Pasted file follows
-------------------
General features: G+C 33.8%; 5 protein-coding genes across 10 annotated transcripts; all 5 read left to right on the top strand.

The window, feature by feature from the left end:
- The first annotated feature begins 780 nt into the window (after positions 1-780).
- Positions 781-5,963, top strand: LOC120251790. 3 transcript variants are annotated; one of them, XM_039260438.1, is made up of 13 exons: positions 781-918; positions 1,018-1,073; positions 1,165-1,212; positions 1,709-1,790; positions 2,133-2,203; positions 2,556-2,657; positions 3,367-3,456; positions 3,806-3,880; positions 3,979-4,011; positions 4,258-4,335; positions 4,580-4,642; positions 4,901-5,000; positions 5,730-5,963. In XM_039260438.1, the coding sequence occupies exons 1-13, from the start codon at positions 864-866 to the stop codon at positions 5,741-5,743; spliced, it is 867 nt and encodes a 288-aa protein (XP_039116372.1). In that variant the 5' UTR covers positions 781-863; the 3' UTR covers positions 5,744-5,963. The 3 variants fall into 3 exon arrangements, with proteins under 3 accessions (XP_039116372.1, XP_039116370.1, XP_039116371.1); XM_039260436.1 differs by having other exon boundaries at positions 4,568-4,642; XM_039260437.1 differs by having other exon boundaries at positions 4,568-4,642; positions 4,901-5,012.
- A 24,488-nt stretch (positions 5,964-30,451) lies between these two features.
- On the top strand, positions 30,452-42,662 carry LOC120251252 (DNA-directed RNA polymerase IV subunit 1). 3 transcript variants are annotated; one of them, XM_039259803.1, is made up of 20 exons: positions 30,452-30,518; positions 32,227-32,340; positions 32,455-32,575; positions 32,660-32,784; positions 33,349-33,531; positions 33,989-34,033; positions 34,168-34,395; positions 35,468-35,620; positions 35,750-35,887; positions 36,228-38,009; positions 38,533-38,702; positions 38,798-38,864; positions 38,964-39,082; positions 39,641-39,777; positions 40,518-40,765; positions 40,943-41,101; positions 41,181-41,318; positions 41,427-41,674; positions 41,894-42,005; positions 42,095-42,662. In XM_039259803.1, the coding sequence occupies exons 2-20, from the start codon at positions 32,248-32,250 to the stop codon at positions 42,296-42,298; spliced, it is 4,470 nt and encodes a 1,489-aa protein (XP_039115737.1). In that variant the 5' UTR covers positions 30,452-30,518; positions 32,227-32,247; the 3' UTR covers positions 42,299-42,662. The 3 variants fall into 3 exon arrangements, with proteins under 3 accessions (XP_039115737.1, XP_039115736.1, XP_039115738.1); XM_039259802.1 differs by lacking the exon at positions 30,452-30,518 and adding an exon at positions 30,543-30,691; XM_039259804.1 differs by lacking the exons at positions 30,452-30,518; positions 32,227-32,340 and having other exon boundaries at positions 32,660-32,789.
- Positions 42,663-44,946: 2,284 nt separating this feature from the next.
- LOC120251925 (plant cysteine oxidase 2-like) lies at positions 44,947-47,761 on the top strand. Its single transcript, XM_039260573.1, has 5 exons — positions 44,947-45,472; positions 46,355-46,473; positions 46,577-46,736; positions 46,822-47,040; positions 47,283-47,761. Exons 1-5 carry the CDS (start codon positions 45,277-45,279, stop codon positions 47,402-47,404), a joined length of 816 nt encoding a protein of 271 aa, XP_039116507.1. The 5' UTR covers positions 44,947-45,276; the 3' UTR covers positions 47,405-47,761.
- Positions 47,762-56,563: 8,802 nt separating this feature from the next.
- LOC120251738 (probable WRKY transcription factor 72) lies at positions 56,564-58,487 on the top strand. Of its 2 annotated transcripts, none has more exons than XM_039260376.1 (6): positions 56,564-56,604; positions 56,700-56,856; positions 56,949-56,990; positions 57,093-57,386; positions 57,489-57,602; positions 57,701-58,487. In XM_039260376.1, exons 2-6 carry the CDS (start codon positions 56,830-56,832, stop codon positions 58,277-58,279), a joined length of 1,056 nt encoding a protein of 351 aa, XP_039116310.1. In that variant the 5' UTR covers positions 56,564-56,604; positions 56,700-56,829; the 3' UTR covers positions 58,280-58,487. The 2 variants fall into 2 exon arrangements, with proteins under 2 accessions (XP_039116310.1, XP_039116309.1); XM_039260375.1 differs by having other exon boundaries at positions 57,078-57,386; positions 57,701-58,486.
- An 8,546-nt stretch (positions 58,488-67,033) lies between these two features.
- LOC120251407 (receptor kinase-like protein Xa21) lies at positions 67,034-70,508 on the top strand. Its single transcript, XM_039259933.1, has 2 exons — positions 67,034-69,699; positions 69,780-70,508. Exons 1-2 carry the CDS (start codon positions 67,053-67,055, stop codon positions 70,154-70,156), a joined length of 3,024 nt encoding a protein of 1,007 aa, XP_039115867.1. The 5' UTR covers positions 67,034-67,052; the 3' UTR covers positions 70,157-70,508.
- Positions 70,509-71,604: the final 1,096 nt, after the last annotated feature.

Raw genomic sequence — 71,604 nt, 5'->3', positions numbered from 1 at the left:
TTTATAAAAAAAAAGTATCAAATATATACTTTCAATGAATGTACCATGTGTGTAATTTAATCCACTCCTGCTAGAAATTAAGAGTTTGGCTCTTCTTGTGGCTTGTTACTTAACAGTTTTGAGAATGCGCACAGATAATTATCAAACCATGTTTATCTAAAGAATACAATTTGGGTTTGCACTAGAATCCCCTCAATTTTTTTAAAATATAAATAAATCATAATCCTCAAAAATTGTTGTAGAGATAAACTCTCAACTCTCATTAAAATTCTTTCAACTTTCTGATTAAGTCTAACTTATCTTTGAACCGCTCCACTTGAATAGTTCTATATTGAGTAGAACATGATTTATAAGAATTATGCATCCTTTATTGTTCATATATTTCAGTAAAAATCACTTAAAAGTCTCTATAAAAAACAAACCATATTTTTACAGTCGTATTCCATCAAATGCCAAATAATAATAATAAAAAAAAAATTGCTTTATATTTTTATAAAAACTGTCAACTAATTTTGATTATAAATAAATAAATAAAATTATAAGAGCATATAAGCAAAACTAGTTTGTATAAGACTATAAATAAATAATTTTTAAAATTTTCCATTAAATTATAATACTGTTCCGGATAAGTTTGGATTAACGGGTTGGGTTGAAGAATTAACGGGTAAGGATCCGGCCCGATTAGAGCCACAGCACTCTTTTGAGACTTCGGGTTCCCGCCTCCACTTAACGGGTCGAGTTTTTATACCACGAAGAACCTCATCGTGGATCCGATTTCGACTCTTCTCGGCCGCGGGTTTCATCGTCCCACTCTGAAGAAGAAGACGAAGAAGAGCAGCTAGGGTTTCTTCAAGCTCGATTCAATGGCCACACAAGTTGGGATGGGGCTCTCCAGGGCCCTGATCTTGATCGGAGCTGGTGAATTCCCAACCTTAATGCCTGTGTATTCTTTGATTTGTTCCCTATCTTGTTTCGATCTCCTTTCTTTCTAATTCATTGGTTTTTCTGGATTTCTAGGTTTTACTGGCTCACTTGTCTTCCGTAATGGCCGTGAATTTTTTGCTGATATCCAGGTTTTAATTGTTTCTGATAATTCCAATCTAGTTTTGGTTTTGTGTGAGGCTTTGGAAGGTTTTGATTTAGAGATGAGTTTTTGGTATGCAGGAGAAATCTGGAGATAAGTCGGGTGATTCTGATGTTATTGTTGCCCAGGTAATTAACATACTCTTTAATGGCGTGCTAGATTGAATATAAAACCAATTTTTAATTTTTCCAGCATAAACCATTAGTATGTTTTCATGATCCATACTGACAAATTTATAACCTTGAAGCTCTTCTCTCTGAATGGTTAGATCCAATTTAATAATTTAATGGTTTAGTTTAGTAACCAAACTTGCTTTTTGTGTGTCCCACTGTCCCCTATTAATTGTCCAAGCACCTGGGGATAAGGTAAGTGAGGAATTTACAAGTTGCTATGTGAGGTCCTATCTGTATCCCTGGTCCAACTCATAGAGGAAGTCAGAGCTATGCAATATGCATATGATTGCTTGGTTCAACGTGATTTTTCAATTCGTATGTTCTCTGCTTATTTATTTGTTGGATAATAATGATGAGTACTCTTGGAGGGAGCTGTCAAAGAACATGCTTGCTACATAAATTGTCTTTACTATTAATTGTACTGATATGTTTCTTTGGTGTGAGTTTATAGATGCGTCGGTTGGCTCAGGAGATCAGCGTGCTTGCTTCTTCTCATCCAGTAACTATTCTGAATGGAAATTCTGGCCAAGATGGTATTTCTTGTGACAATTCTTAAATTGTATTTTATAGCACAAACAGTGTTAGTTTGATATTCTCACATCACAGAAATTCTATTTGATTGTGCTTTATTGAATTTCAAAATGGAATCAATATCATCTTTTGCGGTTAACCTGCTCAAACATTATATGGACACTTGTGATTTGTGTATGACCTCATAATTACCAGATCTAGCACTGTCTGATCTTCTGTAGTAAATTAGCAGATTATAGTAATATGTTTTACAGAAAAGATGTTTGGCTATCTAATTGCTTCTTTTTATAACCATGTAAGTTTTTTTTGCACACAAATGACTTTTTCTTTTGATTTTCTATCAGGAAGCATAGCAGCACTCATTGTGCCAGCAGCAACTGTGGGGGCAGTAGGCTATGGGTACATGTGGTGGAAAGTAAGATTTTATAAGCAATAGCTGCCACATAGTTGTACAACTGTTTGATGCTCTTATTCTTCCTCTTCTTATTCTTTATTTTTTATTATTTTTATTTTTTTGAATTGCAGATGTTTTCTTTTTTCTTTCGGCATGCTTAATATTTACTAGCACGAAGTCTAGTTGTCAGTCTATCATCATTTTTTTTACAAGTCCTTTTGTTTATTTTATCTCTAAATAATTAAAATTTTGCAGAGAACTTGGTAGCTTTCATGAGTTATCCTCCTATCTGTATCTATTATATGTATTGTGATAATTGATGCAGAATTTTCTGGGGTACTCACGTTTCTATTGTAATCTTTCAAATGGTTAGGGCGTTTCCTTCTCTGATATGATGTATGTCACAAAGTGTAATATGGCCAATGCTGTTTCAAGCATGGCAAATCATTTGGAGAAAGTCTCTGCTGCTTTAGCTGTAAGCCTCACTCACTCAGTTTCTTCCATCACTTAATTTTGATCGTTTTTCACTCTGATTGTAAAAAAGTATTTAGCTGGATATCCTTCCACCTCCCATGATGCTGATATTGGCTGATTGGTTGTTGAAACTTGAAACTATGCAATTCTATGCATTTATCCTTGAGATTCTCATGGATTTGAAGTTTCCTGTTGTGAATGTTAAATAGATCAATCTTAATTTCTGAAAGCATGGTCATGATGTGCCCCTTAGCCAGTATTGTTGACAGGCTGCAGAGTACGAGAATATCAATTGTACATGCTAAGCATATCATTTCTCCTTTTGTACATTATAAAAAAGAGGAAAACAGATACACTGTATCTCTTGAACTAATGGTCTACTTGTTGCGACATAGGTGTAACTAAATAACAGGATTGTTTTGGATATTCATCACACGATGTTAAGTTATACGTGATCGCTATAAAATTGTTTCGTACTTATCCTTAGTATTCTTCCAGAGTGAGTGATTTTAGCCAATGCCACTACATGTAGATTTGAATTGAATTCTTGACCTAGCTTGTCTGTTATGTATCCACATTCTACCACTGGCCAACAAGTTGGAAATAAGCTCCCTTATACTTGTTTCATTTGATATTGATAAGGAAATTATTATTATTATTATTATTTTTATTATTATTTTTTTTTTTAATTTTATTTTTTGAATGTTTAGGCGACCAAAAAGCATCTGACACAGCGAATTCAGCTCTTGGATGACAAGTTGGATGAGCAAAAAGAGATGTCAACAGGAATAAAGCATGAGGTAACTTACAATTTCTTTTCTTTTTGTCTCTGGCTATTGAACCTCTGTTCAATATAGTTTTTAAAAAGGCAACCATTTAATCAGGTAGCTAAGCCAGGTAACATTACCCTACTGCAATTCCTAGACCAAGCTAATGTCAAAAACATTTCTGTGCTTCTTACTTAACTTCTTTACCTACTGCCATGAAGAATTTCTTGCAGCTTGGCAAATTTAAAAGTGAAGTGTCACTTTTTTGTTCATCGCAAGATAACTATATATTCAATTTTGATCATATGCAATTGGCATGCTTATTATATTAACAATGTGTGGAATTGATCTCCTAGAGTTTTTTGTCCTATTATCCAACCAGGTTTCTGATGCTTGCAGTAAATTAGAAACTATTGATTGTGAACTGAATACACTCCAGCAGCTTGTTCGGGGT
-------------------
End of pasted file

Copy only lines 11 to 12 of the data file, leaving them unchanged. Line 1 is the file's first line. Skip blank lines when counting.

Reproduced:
- An 8,546-nt stretch (positions 58,488-67,033) lies between these two features.
- LOC120251407 (receptor kinase-like protein Xa21) lies at positions 67,034-70,508 on the top strand. Its single transcript, XM_039259933.1, has 2 exons — positions 67,034-69,699; positions 69,780-70,508. Exons 1-2 carry the CDS (start codon positions 67,053-67,055, stop codon positions 70,154-70,156), a joined length of 3,024 nt encoding a protein of 1,007 aa, XP_039115867.1. The 5' UTR covers positions 67,034-67,052; the 3' UTR covers positions 70,157-70,508.